The red kettles and ringing bells of the Salvation Army have been a fixture on the landscape of the Christmas season for so long, no one alive remembers when it wasn’t so.
How those red kettles came to occupy their spots on city sidewalks is a story that has its origin in 19th century America. But the broader explanation begins – a little earlier and farther away – with a man named William Booth.
Born in Nottingham, England in 1829, Booth was apprenticed to a pawnbroker at, age 13, to help support his mother and sisters after his father died. But young William had a calling to spread religion.
As an adolescent he began preaching on the streets of Nottingham. When he turned 20, Booth moved to London to continue itinerant preaching – and pawn broking, which he gave up when he became a Methodist minister. In London he also met and married Catherine Mumford, a pious young lady who would be his lifelong companion. Together they raised eight children.
Booth eventually decided to leave the formality of the church to return to his itinerant preaching roots. With Catherine at his side, he began traveling the country to save the souls of the poor and “undesirables” of English society.
In 1865, Booth was invited to hold a series of evangelistic meetings in London’s east end. The services were immensely popular, and the Booths decided to remain there, ministering to the people other churches didn’t really want – “thieves, prostitutes, gamblers and drunkards.”
Booth’s organization grew like gangbusters. In 1867 he had 10 full-time employees; seven years later he had 42 evangelists working for him and over 1,000 volunteers serving under the name “The Christian Mission.”
As his followers fanned out to preach the gospel, they became known as the Hallelujah Army, and they referred to Booth as “General.” But in 1878, while editing an annual report, Booth noticed the statement, “The Christian Mission…is a volunteer army.” Booth’s son, his second-in-command, said they worked too hard to be called volunteers, so “volunteer army” was crossed out and replaced with the name that would become famous worldwide: “Salvation Army.”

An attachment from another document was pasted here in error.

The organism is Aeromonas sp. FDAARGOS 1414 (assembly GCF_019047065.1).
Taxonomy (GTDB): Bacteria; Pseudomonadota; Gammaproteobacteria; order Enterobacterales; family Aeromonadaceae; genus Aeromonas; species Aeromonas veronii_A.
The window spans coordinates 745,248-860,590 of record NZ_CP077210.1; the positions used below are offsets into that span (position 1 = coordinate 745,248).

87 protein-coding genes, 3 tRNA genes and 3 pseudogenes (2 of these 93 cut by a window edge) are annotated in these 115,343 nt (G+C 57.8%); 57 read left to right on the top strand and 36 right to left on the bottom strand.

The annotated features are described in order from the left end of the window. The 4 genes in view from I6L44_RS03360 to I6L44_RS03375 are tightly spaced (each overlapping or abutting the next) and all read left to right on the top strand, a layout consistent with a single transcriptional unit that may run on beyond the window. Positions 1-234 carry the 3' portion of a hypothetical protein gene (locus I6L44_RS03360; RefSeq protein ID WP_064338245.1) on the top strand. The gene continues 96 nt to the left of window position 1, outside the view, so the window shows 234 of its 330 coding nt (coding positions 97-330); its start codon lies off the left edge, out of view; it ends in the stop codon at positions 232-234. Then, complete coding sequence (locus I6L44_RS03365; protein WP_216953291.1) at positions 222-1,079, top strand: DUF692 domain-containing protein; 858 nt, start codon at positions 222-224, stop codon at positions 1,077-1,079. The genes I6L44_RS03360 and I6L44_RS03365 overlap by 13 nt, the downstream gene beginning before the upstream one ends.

As the Army grew it spread to other nations. On March 10, 1880, George Railton, one of Booth’s commissioners, and seven women officers landed in New York City. The Salvation Army had arrived in America.
Within three years, Railton and the seven “Hallelujah Lassies” had expanded operations to 12 states, including Ohio.
So what about the red kettles? From the beginning, Booth had emphasized the importance of helping the poor. He famously declared, “Nobody ever got saved while they had a toothache.” Providing food, services and clothing for the destitute was always an integral part of the Army’s mission.
In 1891, a Salvation Army officer in San Francisco – Captain Joseph McFee – wanted to provide a free Christmas dinner for the poorest of the poor in his city, but he had no way to pay for it.
In his youth, McFee had been a sailor in Liverpool, England. He remembered that on the dock where boats unloaded there was a large kettle called “Simpson’s Pot.” Passengers passing by would throw money into the kettle to help the local poor.
McFee decided to place a kettle at the Oakland Ferry Landing with a sign that read: “Keep the Pot Boiling.” He collected enough money to put on a Christmas dinner for a thousand of San Francisco’s poorest residents.
From there, the idea “went viral.” In 1897, with kettles nationwide, the Salvation Army provided 150,000 Christmas dinners for folks who couldn’t afford their own.
Today, the red kettles show up wherever there’s a Salvation Army chapter – which is pretty much everywhere. There are over 8,000 locations in America with more than 3 million volunteers assisting 30 million people. And there are “Army posts” in 122 other nations.
The Salvation Army is now the second largest charity in America, and red kettle donations account for over a hundred million dollars to help the Army’s causes, which include soup kitchens, homeless shelters, and drug and alcohol counseling.
William Booth was certainly a visionary, but even he likely never imagined how far-reaching his mission would become. When he died, in 1912, over 150,000 mourners came to pay tribute to the man who mustered an army, helped spawn the red kettles, and gave us a Christmas tradition worthy of the season.